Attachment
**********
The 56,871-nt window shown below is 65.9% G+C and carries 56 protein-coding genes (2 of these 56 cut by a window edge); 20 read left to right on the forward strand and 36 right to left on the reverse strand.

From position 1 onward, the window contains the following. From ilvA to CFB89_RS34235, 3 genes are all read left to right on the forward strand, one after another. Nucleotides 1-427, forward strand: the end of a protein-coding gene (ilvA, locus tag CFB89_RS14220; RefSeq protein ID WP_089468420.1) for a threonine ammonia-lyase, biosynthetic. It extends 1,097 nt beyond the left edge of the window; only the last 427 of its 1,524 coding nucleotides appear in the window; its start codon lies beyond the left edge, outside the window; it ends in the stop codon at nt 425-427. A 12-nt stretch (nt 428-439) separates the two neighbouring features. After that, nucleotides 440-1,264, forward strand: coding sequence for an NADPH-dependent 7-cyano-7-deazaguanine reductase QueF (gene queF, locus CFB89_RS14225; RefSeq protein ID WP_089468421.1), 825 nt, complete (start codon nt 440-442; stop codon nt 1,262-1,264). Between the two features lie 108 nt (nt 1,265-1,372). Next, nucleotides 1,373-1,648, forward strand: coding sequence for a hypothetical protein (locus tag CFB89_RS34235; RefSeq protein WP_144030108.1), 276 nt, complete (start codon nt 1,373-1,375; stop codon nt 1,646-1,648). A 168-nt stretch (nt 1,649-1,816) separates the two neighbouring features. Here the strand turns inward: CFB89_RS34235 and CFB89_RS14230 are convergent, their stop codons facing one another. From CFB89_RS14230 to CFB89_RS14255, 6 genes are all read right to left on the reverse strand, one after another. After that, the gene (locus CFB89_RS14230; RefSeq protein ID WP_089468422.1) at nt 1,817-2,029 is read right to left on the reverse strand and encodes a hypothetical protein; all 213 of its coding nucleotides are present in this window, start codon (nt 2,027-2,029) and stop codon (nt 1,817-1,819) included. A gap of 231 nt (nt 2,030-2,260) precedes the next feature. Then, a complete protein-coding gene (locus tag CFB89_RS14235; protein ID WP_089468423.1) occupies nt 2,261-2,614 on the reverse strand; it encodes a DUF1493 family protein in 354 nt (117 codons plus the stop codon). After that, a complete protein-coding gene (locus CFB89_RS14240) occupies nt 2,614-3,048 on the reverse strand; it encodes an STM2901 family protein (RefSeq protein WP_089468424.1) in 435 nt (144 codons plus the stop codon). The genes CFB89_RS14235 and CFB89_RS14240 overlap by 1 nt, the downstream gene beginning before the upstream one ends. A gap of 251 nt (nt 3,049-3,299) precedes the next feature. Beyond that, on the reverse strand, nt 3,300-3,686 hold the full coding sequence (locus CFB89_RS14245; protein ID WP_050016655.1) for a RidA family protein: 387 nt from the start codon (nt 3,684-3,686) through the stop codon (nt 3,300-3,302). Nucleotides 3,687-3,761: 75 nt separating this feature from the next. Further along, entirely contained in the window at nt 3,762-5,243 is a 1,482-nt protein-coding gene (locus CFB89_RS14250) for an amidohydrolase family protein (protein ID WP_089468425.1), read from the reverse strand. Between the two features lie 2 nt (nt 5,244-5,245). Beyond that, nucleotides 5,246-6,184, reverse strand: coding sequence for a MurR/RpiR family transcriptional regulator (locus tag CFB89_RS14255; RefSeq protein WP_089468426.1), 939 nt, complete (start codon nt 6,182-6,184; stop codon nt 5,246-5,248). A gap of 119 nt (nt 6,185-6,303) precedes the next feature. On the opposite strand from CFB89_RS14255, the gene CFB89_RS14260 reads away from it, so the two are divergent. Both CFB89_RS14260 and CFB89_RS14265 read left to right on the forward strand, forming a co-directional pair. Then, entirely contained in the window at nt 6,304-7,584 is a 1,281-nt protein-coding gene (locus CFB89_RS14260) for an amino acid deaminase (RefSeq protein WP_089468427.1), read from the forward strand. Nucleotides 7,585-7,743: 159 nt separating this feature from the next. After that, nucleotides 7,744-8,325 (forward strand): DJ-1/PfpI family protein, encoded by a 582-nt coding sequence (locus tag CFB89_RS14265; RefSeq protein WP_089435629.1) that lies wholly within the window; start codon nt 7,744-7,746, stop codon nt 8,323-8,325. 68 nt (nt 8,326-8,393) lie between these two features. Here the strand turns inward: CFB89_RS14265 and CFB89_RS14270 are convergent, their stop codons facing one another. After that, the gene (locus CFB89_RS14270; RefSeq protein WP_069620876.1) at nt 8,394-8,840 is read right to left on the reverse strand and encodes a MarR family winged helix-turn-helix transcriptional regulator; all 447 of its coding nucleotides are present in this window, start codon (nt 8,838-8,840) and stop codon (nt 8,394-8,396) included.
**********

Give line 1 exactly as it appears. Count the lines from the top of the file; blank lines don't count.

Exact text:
The 56,871-nt window shown below is 65.9% G+C and carries 56 protein-coding genes (2 of these 56 cut by a window edge); 20 read left to right on the forward strand and 36 right to left on the reverse strand.